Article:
Santa Rosa has been cleared to sell the former AT&T building downtown to a developer with long-delayed plans to transform the concrete monolith into a modern, glass-clad office building.
The state Department of Finance on Friday afternoon informed local officials that the sale, held up for more than a year by the demise of the city's redevelopment agency, could proceed.
"It feels good to be at this point," said a relieved Dave Gouin, the city's director of economic development and housing. "If we can close in the next two weeks, it'll be huge for this community."
The project, known as Museum on the Square for the gallery space once planned for the ground floor, has been the city's highest profile economic development effort for years.
Mayor Scott Bartley said the prospect of finally getting new businesses into a remodeled building in what is now the "deadest part of our downtown" would be a huge boost for the city.
"It's fantastic news that this thing came together and we can get moving on it," Bartley said.
The decision from the state comes not a moment too soon. Developer Hugh Futrell has said he needed to complete the sale by the end of August in order to keep a key anchor tenant. The city now anticipates closing the deal by mid-September, which Futrell has indicated would satisfy the tenant, Gouin said.
Futrell was out of town and could not be reached for comment.
Now that the sale has been approved, Gouin said he was free to identify the anchor tenant as Luther Burbank Savings. The fast-growing bank, which is expanding its mortgage lending business, is looking to move out of offices it leases on Fourth Street east of D Street, Gouin said.
The other major tenant is TLCD Architecture, which designed the project. It started out as a 10-story tower with five stories of residential atop five stories of office and commercial space in the existing structure. The city redevelopment agency bought the eyesore for $3 million in 2007 and agreed to sell to Futrell in 2010 for $1.9 million.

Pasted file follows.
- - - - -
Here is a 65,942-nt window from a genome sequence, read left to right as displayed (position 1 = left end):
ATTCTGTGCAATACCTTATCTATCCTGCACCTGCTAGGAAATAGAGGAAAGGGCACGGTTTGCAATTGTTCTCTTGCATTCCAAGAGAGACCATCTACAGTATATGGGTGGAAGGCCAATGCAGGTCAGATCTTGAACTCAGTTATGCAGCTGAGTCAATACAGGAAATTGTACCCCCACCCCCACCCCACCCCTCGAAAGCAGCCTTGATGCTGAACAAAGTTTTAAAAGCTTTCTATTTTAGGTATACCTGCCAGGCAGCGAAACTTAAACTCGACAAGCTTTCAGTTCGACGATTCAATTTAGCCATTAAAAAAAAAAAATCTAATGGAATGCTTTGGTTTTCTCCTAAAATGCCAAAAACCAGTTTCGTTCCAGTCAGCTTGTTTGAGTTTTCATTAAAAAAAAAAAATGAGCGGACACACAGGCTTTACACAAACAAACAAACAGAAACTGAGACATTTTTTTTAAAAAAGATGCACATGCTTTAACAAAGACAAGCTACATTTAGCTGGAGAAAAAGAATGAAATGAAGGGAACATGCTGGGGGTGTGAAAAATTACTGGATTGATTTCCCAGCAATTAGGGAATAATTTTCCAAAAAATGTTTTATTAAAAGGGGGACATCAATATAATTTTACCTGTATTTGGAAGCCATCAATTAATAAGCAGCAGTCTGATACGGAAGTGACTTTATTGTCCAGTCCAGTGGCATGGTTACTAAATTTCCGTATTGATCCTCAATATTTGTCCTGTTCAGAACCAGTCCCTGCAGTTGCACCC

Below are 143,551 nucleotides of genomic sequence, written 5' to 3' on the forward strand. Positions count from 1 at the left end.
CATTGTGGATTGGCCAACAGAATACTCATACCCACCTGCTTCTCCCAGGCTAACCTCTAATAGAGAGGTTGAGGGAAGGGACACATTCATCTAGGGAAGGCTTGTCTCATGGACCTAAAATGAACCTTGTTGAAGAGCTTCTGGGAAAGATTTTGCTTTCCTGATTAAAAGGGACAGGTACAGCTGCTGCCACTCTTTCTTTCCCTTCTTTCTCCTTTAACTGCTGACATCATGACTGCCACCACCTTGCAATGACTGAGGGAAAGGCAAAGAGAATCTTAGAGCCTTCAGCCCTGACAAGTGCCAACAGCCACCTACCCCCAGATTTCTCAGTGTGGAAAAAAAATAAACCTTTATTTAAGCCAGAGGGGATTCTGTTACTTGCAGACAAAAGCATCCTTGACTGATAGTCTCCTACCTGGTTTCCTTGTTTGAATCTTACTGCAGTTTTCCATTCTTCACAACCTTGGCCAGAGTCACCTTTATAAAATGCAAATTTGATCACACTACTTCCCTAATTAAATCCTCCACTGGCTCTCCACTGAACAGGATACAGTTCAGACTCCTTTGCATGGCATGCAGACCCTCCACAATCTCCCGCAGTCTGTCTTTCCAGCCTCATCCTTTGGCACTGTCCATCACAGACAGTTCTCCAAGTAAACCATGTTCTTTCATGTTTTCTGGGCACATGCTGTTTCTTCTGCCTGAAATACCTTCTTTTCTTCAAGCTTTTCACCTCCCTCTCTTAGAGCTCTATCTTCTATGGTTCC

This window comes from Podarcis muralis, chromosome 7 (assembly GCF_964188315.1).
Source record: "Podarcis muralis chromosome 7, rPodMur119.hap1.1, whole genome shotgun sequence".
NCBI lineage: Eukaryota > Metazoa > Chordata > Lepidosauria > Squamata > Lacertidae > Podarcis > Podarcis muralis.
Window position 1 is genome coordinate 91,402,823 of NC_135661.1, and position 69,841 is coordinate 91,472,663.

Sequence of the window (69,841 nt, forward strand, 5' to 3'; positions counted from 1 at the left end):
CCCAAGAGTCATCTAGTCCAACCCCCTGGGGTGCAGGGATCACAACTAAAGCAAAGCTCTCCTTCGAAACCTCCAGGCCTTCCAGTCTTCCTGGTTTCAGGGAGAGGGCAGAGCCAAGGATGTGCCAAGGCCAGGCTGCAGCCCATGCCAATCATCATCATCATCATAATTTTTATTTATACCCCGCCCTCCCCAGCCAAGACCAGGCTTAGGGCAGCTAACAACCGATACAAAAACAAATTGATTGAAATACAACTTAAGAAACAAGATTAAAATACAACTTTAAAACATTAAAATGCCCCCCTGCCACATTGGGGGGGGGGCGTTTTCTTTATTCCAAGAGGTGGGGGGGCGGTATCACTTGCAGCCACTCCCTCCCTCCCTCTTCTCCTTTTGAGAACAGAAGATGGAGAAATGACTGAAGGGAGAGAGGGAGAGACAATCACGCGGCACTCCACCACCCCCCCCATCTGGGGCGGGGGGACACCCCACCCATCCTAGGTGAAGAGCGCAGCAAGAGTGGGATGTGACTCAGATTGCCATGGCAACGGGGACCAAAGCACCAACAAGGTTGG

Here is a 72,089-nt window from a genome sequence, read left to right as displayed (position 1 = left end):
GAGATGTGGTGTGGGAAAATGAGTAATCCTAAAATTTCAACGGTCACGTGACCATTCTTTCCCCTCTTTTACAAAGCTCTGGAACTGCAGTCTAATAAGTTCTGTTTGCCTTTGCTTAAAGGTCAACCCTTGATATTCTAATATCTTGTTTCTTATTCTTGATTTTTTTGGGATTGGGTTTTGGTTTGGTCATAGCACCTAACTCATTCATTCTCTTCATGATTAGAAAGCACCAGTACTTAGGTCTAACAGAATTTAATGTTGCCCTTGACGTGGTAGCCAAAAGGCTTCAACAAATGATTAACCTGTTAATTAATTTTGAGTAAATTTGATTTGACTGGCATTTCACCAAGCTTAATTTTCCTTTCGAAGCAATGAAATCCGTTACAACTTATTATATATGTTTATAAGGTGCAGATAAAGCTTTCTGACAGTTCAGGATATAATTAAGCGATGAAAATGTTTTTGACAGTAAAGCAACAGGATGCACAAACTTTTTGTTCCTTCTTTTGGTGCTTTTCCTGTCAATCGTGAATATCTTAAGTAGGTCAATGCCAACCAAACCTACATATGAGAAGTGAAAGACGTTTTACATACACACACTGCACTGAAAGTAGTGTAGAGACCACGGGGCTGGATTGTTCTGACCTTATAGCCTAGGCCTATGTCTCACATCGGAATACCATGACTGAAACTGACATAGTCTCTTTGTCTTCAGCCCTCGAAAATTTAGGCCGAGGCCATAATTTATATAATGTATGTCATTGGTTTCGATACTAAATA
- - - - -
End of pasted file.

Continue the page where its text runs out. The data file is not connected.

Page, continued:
But the tight lending environment and challenges inherent in financing a mixed-use building were compounded by the demise of the state's redevelopment agencies. In May, Futrell was forced to lop the apartments off the top of the building and focus on remodeling the existing structure. At the time Bartley likened the revised project to a "Hail Mary."
Weeks later, the Sonoma County Museum, which had plans for a first floor art museum, pulled out of the project, citing the delays and continued uncertainty surrounding the project.
Futrell has said he's not worried about finding a new ground-floor tenant for the building.
State finance officials had called into question the extensions the city had granted to Futrell for the sale, arguing that it should have been moving more quickly to liquidate the property to generate funds to be shared among various taxing districts, such as schools.
Gouin said the city stressed to state officials that the best way for the city to carry out its obligations to wind down its redevelopment agency and disperse the former agency's assets was to let the sale to Futrell move forward.
The state required the city to get an updated appraisal for the property, which it did, Gouin said. The new appraisal came in lower than the old one, however. The new appraisal sets the vacant building's value at $913,000 to $1.2 million, Gouin said.